X-ray fluorescence analysis (XRF) for non-destructive measurement of layer thicknesses and trace analysis
Examples of possible analyses:
- Composition (inter alia „lead-free„ substances) and coating thicknesses of solder contacts of electronic components
- Identification respectively determination of the elemental composition of unknown substances
- RoHS screening in view of mercury, chromium, cadmium, lead and bromine
- Non-destructive measurement of surface finishes of bare printed circuit boards
- Hotspot mapping for identification of solder joints containing lead on assembled printed circuit boards
The non-destructive measurement XRF is the most frequently used method for qualitative and quantitative determination of layer thicknesses of a sample in the nanometer and micrometer scale.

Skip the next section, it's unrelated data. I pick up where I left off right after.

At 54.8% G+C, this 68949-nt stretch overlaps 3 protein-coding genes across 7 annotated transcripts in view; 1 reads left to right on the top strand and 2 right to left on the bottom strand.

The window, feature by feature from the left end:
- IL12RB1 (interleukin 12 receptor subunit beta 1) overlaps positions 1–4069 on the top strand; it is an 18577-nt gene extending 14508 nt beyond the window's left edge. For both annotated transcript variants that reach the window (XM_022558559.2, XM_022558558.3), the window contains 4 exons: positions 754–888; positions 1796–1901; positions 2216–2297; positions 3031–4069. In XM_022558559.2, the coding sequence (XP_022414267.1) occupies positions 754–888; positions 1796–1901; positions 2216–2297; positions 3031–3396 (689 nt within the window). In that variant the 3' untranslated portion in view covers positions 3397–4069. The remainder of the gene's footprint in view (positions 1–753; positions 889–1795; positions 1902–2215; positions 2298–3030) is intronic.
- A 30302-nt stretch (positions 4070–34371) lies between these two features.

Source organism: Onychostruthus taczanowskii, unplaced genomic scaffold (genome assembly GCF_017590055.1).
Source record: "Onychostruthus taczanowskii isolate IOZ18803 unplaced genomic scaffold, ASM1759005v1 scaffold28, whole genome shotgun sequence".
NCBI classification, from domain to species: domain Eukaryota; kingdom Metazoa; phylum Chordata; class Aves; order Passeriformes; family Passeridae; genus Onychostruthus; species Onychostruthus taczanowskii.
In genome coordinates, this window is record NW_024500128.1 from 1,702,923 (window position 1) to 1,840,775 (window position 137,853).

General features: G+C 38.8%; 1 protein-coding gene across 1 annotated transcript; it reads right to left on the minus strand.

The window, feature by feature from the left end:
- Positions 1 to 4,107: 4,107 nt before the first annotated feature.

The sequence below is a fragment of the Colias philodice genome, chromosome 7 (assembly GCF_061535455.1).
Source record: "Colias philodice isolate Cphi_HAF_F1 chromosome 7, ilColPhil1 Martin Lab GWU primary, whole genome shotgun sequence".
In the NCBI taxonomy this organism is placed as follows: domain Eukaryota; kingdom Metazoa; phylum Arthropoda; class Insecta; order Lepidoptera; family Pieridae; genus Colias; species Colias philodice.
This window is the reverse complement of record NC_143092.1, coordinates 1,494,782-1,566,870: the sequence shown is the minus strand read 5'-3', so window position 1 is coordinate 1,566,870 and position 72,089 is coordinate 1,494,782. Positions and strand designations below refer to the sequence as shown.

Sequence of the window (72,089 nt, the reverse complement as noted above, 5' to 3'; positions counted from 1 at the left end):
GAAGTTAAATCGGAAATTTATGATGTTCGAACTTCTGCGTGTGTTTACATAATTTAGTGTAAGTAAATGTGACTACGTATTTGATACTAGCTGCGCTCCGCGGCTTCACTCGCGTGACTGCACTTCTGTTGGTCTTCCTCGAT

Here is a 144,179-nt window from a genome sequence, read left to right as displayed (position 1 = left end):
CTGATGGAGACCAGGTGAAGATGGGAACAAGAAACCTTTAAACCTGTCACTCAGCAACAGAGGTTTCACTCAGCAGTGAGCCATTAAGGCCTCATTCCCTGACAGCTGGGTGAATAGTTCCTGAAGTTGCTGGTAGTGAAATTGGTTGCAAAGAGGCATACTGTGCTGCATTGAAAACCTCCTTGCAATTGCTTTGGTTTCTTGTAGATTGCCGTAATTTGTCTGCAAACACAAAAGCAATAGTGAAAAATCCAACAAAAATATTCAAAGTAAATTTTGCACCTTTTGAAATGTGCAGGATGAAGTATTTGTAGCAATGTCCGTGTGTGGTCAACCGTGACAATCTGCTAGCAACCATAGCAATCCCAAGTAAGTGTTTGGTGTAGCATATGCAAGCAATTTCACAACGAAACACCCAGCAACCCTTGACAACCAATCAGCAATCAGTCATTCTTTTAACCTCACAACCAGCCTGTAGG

For the qualification or quality control of coatings in series production the hard gold plating on plug connectors or layer thicknesses of printed circuit board finishes for example, can be examined quickly and non-destructively. Also the identification or determination of the elemental composition of unknown substances, such as inorganic impurities on printed circuit boards, is possible by using XRF.
In many cases XRF is, due to low limits of detection, suited to perform a screening of RoHS restricted substances.
Differences between XRF and energy dispersive X-ray spectroscopy (EDX/EDS) in the scanning electron microscope (SEM)
- The XRF does not use an electron beam for excitation but an X-ray tube. This enables, in addition to signifi- cantly deeper insights into the area to be inspected, especially also the examination of moist or liquid samples since vacuum is not necessary.
- Conciderably simplified sample preparation since the sample to be analyzed does not need electrical conductivity, so that even insulators such as FR4 PCBs or ceramics can be examined without any extra effort.